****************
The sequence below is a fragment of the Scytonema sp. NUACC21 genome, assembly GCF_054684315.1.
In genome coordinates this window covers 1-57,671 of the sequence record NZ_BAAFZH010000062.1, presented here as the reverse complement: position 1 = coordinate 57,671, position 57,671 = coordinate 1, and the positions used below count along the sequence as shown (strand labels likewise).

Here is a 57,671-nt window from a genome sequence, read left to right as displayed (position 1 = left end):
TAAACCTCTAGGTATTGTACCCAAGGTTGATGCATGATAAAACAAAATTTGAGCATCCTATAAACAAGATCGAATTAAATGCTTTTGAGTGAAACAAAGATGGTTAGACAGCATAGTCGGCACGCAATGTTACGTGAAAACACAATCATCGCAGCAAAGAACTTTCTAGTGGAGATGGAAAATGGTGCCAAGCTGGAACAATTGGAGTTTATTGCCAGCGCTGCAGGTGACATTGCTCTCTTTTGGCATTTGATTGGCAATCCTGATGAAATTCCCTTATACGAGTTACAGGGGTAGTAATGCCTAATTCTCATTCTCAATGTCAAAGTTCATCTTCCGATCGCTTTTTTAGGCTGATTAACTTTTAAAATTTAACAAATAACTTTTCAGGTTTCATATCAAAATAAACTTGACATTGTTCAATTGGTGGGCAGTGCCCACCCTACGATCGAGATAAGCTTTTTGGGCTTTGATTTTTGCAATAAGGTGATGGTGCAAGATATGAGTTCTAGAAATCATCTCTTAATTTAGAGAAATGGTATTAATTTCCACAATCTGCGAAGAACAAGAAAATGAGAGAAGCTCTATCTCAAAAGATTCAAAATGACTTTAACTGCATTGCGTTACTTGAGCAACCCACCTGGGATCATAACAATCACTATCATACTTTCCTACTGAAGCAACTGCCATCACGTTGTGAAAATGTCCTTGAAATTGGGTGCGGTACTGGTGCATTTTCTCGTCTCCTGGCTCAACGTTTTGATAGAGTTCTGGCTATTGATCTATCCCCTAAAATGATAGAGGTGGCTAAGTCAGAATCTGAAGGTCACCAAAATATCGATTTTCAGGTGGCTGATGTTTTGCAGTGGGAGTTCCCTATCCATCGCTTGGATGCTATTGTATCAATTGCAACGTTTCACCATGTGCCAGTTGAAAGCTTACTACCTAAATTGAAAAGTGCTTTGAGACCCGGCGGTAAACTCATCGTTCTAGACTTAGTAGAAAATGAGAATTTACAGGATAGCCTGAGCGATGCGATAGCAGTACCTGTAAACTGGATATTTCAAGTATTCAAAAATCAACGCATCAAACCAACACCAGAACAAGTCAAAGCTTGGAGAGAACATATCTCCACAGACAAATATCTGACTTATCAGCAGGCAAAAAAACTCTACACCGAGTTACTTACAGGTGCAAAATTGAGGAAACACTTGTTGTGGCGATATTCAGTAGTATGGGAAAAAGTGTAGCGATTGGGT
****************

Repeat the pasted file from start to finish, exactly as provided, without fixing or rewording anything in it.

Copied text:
The sequence below is a fragment of the Scytonema sp. NUACC21 genome, assembly GCF_054684315.1.
In genome coordinates this window covers 1-57,671 of the sequence record NZ_BAAFZH010000062.1, presented here as the reverse complement: position 1 = coordinate 57,671, position 57,671 = coordinate 1, and the positions used below count along the sequence as shown (strand labels likewise).

Here is a 57,671-nt window from a genome sequence, read left to right as displayed (position 1 = left end):
TAAACCTCTAGGTATTGTACCCAAGGTTGATGCATGATAAAACAAAATTTGAGCATCCTATAAACAAGATCGAATTAAATGCTTTTGAGTGAAACAAAGATGGTTAGACAGCATAGTCGGCACGCAATGTTACGTGAAAACACAATCATCGCAGCAAAGAACTTTCTAGTGGAGATGGAAAATGGTGCCAAGCTGGAACAATTGGAGTTTATTGCCAGCGCTGCAGGTGACATTGCTCTCTTTTGGCATTTGATTGGCAATCCTGATGAAATTCCCTTATACGAGTTACAGGGGTAGTAATGCCTAATTCTCATTCTCAATGTCAAAGTTCATCTTCCGATCGCTTTTTTAGGCTGATTAACTTTTAAAATTTAACAAATAACTTTTCAGGTTTCATATCAAAATAAACTTGACATTGTTCAATTGGTGGGCAGTGCCCACCCTACGATCGAGATAAGCTTTTTGGGCTTTGATTTTTGCAATAAGGTGATGGTGCAAGATATGAGTTCTAGAAATCATCTCTTAATTTAGAGAAATGGTATTAATTTCCACAATCTGCGAAGAACAAGAAAATGAGAGAAGCTCTATCTCAAAAGATTCAAAATGACTTTAACTGCATTGCGTTACTTGAGCAACCCACCTGGGATCATAACAATCACTATCATACTTTCCTACTGAAGCAACTGCCATCACGTTGTGAAAATGTCCTTGAAATTGGGTGCGGTACTGGTGCATTTTCTCGTCTCCTGGCTCAACGTTTTGATAGAGTTCTGGCTATTGATCTATCCCCTAAAATGATAGAGGTGGCTAAGTCAGAATCTGAAGGTCACCAAAATATCGATTTTCAGGTGGCTGATGTTTTGCAGTGGGAGTTCCCTATCCATCGCTTGGATGCTATTGTATCAATTGCAACGTTTCACCATGTGCCAGTTGAAAGCTTACTACCTAAATTGAAAAGTGCTTTGAGACCCGGCGGTAAACTCATCGTTCTAGACTTAGTAGAAAATGAGAATTTACAGGATAGCCTGAGCGATGCGATAGCAGTACCTGTAAACTGGATATTTCAAGTATTCAAAAATCAACGCATCAAACCAACACCAGAACAAGTCAAAGCTTGGAGAGAACATATCTCCACAGACAAATATCTGACTTATCAGCAGGCAAAAAAACTCTACACCGAGTTACTTACAGGTGCAAAATTGAGGAAACACTTGTTGTGGCGATATTCAGTAGTATGGGAAAAAGTGTAGCGATTGGGT